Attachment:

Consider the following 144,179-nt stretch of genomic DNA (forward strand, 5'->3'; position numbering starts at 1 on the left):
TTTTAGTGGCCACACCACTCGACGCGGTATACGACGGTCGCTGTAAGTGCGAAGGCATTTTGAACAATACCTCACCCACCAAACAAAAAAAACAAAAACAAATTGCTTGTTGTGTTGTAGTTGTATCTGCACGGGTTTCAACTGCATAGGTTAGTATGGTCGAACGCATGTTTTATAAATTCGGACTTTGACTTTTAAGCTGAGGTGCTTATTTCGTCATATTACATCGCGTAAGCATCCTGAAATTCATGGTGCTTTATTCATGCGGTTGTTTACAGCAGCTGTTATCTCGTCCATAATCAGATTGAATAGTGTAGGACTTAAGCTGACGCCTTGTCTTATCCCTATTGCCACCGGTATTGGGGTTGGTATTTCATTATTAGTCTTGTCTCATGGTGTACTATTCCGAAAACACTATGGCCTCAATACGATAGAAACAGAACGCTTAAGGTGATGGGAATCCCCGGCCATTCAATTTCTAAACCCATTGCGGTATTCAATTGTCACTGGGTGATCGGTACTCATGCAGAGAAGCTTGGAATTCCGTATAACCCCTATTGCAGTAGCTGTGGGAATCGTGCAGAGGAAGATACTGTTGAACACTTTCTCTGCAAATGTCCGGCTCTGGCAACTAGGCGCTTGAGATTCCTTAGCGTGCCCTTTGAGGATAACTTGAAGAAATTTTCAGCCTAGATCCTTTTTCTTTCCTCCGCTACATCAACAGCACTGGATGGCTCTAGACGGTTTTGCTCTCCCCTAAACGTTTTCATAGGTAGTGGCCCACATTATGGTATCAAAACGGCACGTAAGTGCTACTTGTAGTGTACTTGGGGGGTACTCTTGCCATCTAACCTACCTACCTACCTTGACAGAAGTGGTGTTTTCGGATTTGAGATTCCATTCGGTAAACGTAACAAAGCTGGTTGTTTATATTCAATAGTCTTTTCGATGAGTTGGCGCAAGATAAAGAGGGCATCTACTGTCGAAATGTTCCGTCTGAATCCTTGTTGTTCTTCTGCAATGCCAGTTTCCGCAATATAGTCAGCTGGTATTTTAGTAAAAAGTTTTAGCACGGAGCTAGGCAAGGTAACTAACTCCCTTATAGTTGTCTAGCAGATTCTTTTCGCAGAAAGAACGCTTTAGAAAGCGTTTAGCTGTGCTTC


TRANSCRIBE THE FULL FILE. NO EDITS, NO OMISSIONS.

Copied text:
Consider the following 144,179-nt stretch of genomic DNA (forward strand, 5'->3'; position numbering starts at 1 on the left):
TTTTAGTGGCCACACCACTCGACGCGGTATACGACGGTCGCTGTAAGTGCGAAGGCATTTTGAACAATACCTCACCCACCAAACAAAAAAAACAAAAACAAATTGCTTGTTGTGTTGTAGTTGTATCTGCACGGGTTTCAACTGCATAGGTTAGTATGGTCGAACGCATGTTTTATAAATTCGGACTTTGACTTTTAAGCTGAGGTGCTTATTTCGTCATATTACATCGCGTAAGCATCCTGAAATTCATGGTGCTTTATTCATGCGGTTGTTTACAGCAGCTGTTATCTCGTCCATAATCAGATTGAATAGTGTAGGACTTAAGCTGACGCCTTGTCTTATCCCTATTGCCACCGGTATTGGGGTTGGTATTTCATTATTAGTCTTGTCTCATGGTGTACTATTCCGAAAACACTATGGCCTCAATACGATAGAAACAGAACGCTTAAGGTGATGGGAATCCCCGGCCATTCAATTTCTAAACCCATTGCGGTATTCAATTGTCACTGGGTGATCGGTACTCATGCAGAGAAGCTTGGAATTCCGTATAACCCCTATTGCAGTAGCTGTGGGAATCGTGCAGAGGAAGATACTGTTGAACACTTTCTCTGCAAATGTCCGGCTCTGGCAACTAGGCGCTTGAGATTCCTTAGCGTGCCCTTTGAGGATAACTTGAAGAAATTTTCAGCCTAGATCCTTTTTCTTTCCTCCGCTACATCAACAGCACTGGATGGCTCTAGACGGTTTTGCTCTCCCCTAAACGTTTTCATAGGTAGTGGCCCACATTATGGTATCAAAACGGCACGTAAGTGCTACTTGTAGTGTACTTGGGGGGTACTCTTGCCATCTAACCTACCTACCTACCTTGACAGAAGTGGTGTTTTCGGATTTGAGATTCCATTCGGTAAACGTAACAAAGCTGGTTGTTTATATTCAATAGTCTTTTCGATGAGTTGGCGCAAGATAAAGAGGGCATCTACTGTCGAAATGTTCCGTCTGAATCCTTGTTGTTCTTCTGCAATGCCAGTTTCCGCAATATAGTCAGCTGGTATTTTAGTAAAAAGTTTTAGCACGGAGCTAGGCAAGGTAACTAACTCCCTTATAGTTGTCTAGCAGATTCTTTTCGCAGAAAGAACGCTTTAGAAAGCGTTTAGCTGTGCTTC